Christiansen, E.B., Kelsey, S.J., Carter, T.R. (1972) “Laminar tube flow through an abrupt contraction”, American Institute of Chemical Engineers Journal, Vol. 18 (2), pp.372-380

Durst F., and Loy T. (1985) “Investigation of laminar flow in a pipe with sudden contraction of cross sectional area”, Computers & Fluids, Vol. 13(1), pp15-36.

ESDU (2001) “Pressure Losses in flow through a sudden contraction of duct area”, Data Item 01016, ESDU International, London.

Idel’chik, I.E. (1986) “Handbook of hydraulic resistance”, 2nd edition, Hemisphere Publishing Corporation

Jones, W.P. and Launder, B.E. (1973) “Calculation of Low-Reynolds-Number phenomena with a two-equation model of turbulence”, Int. J. of Heat and Mass Transfer, Vol. 16 (6), pp. 1119-1130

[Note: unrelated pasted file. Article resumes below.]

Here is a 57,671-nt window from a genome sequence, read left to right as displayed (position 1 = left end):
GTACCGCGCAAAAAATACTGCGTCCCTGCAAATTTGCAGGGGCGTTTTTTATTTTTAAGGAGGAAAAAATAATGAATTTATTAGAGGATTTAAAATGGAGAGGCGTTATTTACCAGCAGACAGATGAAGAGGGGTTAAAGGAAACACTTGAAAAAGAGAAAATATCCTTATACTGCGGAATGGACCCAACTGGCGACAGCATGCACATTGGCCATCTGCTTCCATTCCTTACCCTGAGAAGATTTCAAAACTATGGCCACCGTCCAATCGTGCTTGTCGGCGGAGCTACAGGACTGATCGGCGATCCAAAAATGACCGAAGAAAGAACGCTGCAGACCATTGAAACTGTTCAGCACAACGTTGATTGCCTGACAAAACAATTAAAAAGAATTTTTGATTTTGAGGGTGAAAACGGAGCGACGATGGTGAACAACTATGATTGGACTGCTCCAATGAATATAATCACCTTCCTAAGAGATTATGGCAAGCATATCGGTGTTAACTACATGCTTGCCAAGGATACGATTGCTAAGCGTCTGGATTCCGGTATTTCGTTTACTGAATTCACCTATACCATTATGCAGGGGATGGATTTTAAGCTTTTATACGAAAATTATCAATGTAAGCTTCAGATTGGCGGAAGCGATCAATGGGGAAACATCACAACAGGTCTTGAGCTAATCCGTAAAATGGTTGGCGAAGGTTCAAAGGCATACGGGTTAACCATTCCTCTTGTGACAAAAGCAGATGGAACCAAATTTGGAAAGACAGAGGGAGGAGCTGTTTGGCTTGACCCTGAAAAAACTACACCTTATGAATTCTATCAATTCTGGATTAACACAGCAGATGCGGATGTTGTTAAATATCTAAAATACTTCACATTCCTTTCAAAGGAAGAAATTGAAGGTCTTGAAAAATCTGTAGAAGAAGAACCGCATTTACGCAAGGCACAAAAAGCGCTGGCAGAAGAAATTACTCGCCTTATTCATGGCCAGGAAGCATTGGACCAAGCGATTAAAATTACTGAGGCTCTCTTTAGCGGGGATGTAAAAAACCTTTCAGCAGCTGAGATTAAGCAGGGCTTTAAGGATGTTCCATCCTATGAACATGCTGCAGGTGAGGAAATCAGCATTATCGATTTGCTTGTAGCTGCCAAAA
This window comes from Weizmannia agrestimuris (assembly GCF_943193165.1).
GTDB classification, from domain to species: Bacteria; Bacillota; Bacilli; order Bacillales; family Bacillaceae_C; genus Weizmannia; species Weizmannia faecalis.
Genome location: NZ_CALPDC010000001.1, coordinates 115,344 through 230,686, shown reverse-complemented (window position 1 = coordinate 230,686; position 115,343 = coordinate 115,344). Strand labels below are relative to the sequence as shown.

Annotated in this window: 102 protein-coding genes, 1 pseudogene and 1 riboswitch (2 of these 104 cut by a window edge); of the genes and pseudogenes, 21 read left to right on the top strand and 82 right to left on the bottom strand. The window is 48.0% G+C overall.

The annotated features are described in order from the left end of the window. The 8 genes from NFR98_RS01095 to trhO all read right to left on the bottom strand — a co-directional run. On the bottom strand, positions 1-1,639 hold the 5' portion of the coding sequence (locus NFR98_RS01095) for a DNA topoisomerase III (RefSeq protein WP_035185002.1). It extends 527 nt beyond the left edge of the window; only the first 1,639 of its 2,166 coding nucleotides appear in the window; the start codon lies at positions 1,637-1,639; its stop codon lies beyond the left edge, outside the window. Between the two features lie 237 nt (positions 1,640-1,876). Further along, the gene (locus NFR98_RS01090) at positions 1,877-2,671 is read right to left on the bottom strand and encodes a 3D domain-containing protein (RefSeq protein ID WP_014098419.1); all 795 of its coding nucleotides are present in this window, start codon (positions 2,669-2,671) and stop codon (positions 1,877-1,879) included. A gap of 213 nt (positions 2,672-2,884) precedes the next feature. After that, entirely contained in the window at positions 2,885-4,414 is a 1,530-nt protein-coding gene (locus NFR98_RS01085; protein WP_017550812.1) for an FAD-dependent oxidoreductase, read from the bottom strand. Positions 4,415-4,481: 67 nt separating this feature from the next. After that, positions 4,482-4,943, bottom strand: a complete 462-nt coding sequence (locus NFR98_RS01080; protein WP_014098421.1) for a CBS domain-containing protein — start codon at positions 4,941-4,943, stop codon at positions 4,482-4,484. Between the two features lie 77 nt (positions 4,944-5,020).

Kaye, S.E. and Rosen, S.L. (1971) “The dependence of laminar entrance loss coefficients on contraction ratio for Newtonian fluids”, Am. Inst. Chem. Engrs J., Vol. 17 (5), pp. 1269-1270

Kays, W. M. (1950) “Loss coefficients for abrupt changes in flow cross section with low Reynolds number flow in single and multiple tube systems”, Trans. ASME, Vol. 72, pp. 1067-1074

Kelsey S. (1971) “Isothermal and non-isothermal, laminar, Newtonian and non-Newtonian entrance region flow”. PhD Thesis, University of Utah, Salt Lake City

Levin, L., Clermont, F. (1970) “Etude des pertes de charge singulieres dans les convergents coniques”, Le Genie Civil, T. 147, No.10, pp. 463-470

Menter, F.R. (1994) “Two-equation eddy-viscosity turbulence models for engineering applications”, AIAA Journal, vol. 32 (8), pp. 1598-1605

Miller, D.S. (1971) “Internal flow — a guide to losses in pipe and duct systems”. British Hydromechanics research Association, Cranfield, UK

Sylvester, N. D. and Rosen, S. L. (1970) “Laminar flow in the entrance region of a cylindrical tube: Part I. Newtonian Fluids”, Am. Institute of Chemical Engineers Journal, Vol. 16 (6), pp. 964-966

Vrentas, J.S. and Duda, J.L. (1973) “Flow of a Newtonian fluid through a sudden contraction”, Applied Scientific Research, Vol. 28, pp. 241-260